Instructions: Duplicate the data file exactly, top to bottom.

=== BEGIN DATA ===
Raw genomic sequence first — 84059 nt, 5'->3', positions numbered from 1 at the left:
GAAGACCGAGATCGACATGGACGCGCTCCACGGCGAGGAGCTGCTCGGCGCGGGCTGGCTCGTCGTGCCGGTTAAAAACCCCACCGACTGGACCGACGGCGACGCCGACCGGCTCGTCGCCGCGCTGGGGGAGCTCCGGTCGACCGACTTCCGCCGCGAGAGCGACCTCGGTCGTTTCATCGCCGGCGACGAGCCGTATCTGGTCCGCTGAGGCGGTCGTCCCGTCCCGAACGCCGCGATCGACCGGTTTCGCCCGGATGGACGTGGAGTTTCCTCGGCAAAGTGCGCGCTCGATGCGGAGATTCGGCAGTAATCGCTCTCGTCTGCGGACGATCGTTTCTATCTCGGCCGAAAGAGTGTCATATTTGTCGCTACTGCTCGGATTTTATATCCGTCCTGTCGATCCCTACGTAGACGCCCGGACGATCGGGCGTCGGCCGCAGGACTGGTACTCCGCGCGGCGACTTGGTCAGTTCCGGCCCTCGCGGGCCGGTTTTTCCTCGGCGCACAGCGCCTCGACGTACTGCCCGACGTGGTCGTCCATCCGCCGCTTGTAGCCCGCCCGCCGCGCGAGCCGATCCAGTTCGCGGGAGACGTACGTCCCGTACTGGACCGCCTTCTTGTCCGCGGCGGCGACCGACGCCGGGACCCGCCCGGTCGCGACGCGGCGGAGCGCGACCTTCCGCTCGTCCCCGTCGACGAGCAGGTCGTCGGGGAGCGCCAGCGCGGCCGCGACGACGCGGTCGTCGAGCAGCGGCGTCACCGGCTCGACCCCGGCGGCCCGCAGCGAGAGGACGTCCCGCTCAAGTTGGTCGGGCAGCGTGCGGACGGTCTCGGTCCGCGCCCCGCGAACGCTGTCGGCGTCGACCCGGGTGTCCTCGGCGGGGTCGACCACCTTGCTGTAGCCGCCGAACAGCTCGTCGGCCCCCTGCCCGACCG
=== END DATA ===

Raw genomic sequence first — 84059 nt, 5'->3', positions numbered from 1 at the left:
GAAGACCGAGATCGACATGGACGCGCTCCACGGCGAGGAGCTGCTCGGCGCGGGCTGGCTCGTCGTGCCGGTTAAAAACCCCACCGACTGGACCGACGGCGACGCCGACCGGCTCGTCGCCGCGCTGGGGGAGCTCCGGTCGACCGACTTCCGCCGCGAGAGCGACCTCGGTCGTTTCATCGCCGGCGACGAGCCGTATCTGGTCCGCTGAGGCGGTCGTCCCGTCCCGAACGCCGCGATCGACCGGTTTCGCCCGGATGGACGTGGAGTTTCCTCGGCAAAGTGCGCGCTCGATGCGGAGATTCGGCAGTAATCGCTCTCGTCTGCGGACGATCGTTTCTATCTCGGCCGAAAGAGTGTCATATTTGTCGCTACTGCTCGGATTTTATATCCGTCCTGTCGATCCCTACGTAGACGCCCGGACGATCGGGCGTCGGCCGCAGGACTGGTACTCCGCGCGGCGACTTGGTCAGTTCCGGCCCTCGCGGGCCGGTTTTTCCTCGGCGCACAGCGCCTCGACGTACTGCCCGACGTGGTCGTCCATCCGCCGCTTGTAGCCCGCCCGCCGCGCGAGCCGATCCAGTTCGCGGGAGACGTACGTCCCGTACTGGACCGCCTTCTTGTCCGCGGCGGCGACCGACGCCGGGACCCGCCCGGTCGCGACGCGGCGGAGCGCGACCTTCCGCTCGTCCCCGTCGACGAGCAGGTCGTCGGGGAGCGCCAGCGCGGCCGCGACGACGCGGTCGTCGAGCAGCGGCGTCACCGGCTCGACCCCGGCGGCCCGCAGCGAGAGGACGTCCCGCTCAAGTTGGTCGGGCAGCGTGCGGACGGTCTCGGTCCGCGCCCCGCGAACGCTGTCGGCGTCGACCCGGGTGTCCTCGGCGGGGTCGACCACCTTGCTGTAGCCGCCGAACAGCTCGTCGGCCCCCTGCCCGACCG